Patient-directed apps that change insulin regimens are poorly supported, raise concerns

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Satish Misra, MD contributed to this post

Patients with diabetes are increasingly turning to their smartphones for help in managing this chronic disease. They now have more choices than ever in regards to apps that help maintain their blood glucose, provide ideas for meals, and help maintain a healthy weight and lifestyle. At quick glance, there are over 100 apps for patients with diabetes in the app store.

Created by SAYDT (Sistema Informatizado Ayuda Diagnostico Tratamiento), the app is for patients with Type 2 Diabetes who use insulin. According to its iTunes description, the user enters their current insulin regimen and a few other parameters, and the app delivers recommendations on insulin doses “automatically adjusted to get optimal glycemic control.”

Given the burden that diabetes places on our patients and our healthcare system, its important that healthcare providers take the lead on helping patients figure out which resources are useful. Here we look at InsulinSmart, both the app itself and some of the important questions it raises about patient safety in this as-yet unregulated environment.

The Potential Danger

Defining an insulin regimen is tricky business – the benefits of success are long-term and the consequences for error are severe and quick. It can often be a relatively time-intensive process for a patient involving frequent blood glucose checks, multiple trips to a physicians office, and so on.

InsulinSmart claims to go beyond the usual blood glucose diary by allowing users to formulate an “optimal” insulin regimen. Other apps – for example Insulin Calc – apply user defined parameters to calculating nutritional or correctional mealtime doses of insulin.

There are several important issues to consider with these apps, taking InsulinSmart and Insulin Calc as examples. First, neither app clearly defines and supports how their calculations are made. Second, neither app has any sort of defined safety mechanism – either pre-market safety controls or post-market adverse event reporting. Now, granted, we may be asking a bit much from developers who don’t have websites (check out the developer sites for InsulinSmart and Insulin Calc), though I suspect few of us would take a medication from a pharmaceutical company that doesn’t have a website.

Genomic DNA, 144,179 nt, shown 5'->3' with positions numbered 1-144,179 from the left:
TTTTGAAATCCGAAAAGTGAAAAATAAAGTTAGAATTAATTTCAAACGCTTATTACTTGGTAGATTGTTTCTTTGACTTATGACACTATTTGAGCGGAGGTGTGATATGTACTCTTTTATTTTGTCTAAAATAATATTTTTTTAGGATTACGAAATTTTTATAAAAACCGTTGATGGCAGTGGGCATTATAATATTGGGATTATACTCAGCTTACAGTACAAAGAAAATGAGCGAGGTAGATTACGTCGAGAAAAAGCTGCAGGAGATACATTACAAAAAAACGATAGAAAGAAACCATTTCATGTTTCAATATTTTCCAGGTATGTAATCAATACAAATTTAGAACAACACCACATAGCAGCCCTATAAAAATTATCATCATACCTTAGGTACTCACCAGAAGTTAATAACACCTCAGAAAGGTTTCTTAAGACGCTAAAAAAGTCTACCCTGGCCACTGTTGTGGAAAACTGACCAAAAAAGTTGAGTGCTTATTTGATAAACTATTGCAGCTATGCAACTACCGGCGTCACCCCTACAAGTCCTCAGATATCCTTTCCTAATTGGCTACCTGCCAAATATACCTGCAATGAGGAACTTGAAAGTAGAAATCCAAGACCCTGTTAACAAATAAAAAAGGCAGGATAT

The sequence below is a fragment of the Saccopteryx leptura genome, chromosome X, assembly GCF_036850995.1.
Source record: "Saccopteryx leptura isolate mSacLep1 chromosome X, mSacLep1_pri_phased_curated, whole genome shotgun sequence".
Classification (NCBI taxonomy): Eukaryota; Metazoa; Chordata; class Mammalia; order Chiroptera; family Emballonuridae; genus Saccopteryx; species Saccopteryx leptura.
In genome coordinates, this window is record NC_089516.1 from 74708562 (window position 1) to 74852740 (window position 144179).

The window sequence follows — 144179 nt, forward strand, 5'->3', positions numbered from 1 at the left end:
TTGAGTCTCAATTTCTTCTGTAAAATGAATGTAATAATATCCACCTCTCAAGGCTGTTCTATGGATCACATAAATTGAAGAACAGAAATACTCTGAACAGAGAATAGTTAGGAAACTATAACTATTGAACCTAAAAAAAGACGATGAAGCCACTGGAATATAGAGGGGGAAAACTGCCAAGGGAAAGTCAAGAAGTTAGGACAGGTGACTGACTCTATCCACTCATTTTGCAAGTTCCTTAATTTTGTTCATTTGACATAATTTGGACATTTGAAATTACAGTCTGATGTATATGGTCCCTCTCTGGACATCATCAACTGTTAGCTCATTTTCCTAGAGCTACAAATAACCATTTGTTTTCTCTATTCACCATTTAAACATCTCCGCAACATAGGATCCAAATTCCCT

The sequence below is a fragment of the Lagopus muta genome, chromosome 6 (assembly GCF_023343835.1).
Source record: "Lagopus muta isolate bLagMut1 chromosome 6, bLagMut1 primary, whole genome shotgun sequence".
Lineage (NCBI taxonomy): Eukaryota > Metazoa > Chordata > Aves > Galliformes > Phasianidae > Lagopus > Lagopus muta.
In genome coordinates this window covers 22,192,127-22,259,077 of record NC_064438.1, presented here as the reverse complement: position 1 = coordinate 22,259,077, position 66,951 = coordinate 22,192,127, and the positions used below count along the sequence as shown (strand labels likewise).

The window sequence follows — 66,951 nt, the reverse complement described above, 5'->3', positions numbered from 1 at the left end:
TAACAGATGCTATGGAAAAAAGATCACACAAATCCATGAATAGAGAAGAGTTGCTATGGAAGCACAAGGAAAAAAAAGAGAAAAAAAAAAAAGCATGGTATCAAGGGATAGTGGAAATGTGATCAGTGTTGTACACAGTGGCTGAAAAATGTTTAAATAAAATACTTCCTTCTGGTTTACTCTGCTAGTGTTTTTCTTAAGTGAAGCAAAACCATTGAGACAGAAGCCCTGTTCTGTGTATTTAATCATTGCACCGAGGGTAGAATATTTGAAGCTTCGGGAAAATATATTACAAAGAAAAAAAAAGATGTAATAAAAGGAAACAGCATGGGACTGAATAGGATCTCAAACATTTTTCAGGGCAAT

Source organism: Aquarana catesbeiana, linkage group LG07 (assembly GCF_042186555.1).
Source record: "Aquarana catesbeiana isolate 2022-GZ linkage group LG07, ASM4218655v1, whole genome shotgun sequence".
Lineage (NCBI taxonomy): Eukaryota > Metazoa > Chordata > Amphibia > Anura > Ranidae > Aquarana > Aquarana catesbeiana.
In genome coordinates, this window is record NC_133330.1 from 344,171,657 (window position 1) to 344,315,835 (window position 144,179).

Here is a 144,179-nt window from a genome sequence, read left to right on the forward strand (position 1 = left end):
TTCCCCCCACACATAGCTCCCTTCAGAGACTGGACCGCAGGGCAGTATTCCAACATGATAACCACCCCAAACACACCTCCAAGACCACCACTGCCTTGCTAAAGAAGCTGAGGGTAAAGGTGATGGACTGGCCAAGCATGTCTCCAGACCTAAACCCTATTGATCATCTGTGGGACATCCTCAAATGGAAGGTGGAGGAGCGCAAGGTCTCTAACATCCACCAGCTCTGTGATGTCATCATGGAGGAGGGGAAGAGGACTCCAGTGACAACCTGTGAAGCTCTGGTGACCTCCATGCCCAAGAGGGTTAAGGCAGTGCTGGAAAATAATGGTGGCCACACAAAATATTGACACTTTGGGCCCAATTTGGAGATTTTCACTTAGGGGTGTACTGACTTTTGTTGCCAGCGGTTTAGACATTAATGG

To be fair, these apps – and others like them – could be very well-designed and effective. However, the lack of the critical pieces of information to show that is, in and of itself, enough of a reason to consider them a potential danger. One feature of the mHealth industry is that many folks from non-healthcare industries have wandered into the medical world. For us, a bad product can mean lost lives and injured people – hence a naturally risk-adverse nature that is sure to be foreign to individuals in the IT industry. So when it comes to an app that calculates insulin doses, I want to know that it has been rigorously tested before I recommend it to a patient and the absence of that knowledge makes these kinds of apps a potential danger

These kinds of apps are also sure to garner the attention of FDA regulators. Based on the draft guidance on mobile medical apps, these apps would all qualify as clinical decision support tools and be subject to regulation. And the absence of a learned intermediary between the app and the clinical action (the injection of insulin) would likely lead to these apps being considered higher risk – imagine any number of simple errors (a decimal point off) that could lead to a fatal outcome.

They could also garner the attention of the FTC, particularly when claims of improving glucose control are made. As we saw with the recent FTC action against developers of acne “treatment” apps, claims of clinical efficacy are taken quite seriously and the inability of the developer to deliver on the promised outcome can have significant consequences.

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